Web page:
For the one hundred and fifty years subsequent to the foundation and establishment of the English speaking colonies of North America the settlers were still quite content and largely self governed. By the mid eighteenth century the population of British America was flourishing, and had risen to approximately one and-a-half million people across thirteen colonies. The standards for living in these colonies were amongst the very finest and highest in the world. The British defeat of France in the Seven Years" War in 1763, however, soon saw many changes occurring in the colonies. The costs of war and the colonists" unwillingness to contribute to these costs encouraged the tightening of British imperial control. Many new laws were passed and introduced by the British into the colonies, such as the Sugar Act of 1764, the Stamp Act of 1765, the Quartering Act of 1767, the Townshend Act of 1767, and the Tea Act of 1770. These various Acts were very large contributors to the outbreak, or "need" for the American War of Independence. .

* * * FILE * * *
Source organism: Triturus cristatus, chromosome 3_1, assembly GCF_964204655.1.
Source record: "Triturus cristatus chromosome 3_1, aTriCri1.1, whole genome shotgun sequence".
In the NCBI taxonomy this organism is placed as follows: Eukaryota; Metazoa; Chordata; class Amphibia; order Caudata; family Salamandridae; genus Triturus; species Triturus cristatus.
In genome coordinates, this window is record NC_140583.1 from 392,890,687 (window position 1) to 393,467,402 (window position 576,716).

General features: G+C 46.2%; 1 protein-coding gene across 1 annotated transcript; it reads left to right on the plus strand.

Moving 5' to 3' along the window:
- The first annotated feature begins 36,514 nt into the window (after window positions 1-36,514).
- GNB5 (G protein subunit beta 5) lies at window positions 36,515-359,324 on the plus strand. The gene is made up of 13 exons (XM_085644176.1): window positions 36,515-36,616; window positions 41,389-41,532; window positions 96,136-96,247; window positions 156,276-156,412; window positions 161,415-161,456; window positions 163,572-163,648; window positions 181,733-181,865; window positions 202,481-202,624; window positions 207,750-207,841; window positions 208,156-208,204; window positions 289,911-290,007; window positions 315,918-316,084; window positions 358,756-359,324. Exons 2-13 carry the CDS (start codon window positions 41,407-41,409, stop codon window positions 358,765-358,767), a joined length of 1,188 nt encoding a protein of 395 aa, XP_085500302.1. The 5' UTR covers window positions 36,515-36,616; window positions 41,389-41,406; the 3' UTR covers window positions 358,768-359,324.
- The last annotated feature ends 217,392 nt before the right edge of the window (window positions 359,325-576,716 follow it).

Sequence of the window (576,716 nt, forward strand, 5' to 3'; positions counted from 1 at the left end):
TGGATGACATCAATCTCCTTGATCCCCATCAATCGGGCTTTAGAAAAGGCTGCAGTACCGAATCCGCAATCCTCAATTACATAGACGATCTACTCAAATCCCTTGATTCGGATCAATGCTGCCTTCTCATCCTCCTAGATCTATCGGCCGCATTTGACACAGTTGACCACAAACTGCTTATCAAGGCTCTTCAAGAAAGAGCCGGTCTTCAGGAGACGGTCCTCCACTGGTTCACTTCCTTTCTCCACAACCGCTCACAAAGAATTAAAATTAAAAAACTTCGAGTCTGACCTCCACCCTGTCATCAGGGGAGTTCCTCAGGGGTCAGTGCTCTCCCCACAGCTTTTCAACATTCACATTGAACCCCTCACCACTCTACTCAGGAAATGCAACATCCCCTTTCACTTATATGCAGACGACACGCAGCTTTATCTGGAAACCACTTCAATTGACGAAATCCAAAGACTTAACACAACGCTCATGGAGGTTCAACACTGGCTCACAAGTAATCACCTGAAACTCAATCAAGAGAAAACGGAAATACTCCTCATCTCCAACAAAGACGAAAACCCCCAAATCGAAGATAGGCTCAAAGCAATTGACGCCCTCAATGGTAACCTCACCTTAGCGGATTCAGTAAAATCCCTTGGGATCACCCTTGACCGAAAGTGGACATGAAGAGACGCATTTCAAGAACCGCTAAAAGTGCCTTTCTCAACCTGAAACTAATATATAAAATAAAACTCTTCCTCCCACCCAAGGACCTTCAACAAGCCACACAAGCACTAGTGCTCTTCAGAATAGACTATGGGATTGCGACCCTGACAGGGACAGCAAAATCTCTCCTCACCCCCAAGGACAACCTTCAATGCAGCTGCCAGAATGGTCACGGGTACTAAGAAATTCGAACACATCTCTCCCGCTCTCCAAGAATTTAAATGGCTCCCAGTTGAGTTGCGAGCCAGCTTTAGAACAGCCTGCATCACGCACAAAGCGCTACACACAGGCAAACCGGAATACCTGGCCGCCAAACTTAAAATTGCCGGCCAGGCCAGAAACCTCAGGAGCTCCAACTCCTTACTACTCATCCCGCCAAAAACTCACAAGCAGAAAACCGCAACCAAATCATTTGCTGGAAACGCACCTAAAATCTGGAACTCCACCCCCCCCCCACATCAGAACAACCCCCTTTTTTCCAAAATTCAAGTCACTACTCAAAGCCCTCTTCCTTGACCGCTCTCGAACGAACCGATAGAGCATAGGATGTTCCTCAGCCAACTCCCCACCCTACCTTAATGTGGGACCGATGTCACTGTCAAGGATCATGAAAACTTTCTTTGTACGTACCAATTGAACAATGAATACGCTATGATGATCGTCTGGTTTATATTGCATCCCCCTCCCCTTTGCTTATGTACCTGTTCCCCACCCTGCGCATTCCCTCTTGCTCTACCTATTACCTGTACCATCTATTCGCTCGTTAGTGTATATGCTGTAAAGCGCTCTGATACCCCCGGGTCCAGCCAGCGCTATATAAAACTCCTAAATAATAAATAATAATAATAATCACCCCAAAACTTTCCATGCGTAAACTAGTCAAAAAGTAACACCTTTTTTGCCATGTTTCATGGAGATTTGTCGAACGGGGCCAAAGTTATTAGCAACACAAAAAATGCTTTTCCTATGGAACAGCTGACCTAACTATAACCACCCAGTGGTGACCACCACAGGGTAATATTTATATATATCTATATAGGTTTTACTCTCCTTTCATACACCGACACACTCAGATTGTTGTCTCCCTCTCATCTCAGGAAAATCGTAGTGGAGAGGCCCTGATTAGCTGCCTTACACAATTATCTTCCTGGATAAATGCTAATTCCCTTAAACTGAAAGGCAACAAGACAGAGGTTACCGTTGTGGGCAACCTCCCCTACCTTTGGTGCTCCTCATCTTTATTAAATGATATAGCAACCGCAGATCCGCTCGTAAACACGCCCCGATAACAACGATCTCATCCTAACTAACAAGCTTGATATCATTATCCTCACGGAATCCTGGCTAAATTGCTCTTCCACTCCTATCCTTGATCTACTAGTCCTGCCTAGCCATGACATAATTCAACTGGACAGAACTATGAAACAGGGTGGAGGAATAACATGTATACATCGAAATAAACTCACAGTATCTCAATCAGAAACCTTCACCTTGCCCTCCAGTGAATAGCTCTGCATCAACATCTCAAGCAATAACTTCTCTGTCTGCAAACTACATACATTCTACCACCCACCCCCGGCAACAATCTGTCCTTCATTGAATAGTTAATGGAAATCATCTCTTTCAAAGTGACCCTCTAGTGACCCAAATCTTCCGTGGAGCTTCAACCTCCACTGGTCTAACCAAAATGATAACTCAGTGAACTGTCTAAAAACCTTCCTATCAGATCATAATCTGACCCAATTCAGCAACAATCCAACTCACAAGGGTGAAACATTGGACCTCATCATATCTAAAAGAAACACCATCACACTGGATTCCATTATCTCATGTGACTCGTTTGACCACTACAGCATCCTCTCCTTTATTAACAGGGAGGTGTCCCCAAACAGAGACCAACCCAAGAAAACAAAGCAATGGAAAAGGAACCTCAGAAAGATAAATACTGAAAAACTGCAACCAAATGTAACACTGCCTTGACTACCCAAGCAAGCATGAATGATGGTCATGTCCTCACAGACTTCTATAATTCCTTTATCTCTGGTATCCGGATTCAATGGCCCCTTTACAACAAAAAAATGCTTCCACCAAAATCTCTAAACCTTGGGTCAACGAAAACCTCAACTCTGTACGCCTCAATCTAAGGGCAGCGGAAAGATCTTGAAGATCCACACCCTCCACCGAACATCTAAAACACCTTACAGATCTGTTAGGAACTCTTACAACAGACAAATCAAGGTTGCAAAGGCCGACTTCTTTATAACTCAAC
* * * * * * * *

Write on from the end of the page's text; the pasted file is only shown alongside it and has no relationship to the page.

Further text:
During the early seventeenth century migrants from Britain, France and Spain settled along the Atlantic Seaboard of North America, and in the Gulf of St Lawrence. The British, however, established a string of colonies along this stretch of coast, the population of which growing to approximately one million settlers and African slaves. The colonies produced timber, tobacco for export, food and fish along with the colonies that were established in the West Indies, whom produced sugar. Also, the flourishing colonial merchant fleet dominated the trade across the Atlantic. The French settlers, however, had made alliances with the North American natives and established with them the trading of furs and foods. This helped the French to establish an arc of territories west of the British colonies, which would inhibit the British from expanding. .
The 1760's saw the settlers of the British colonies grow in population, wealth and they were starting to separate themselves, per se, from the British Motherland.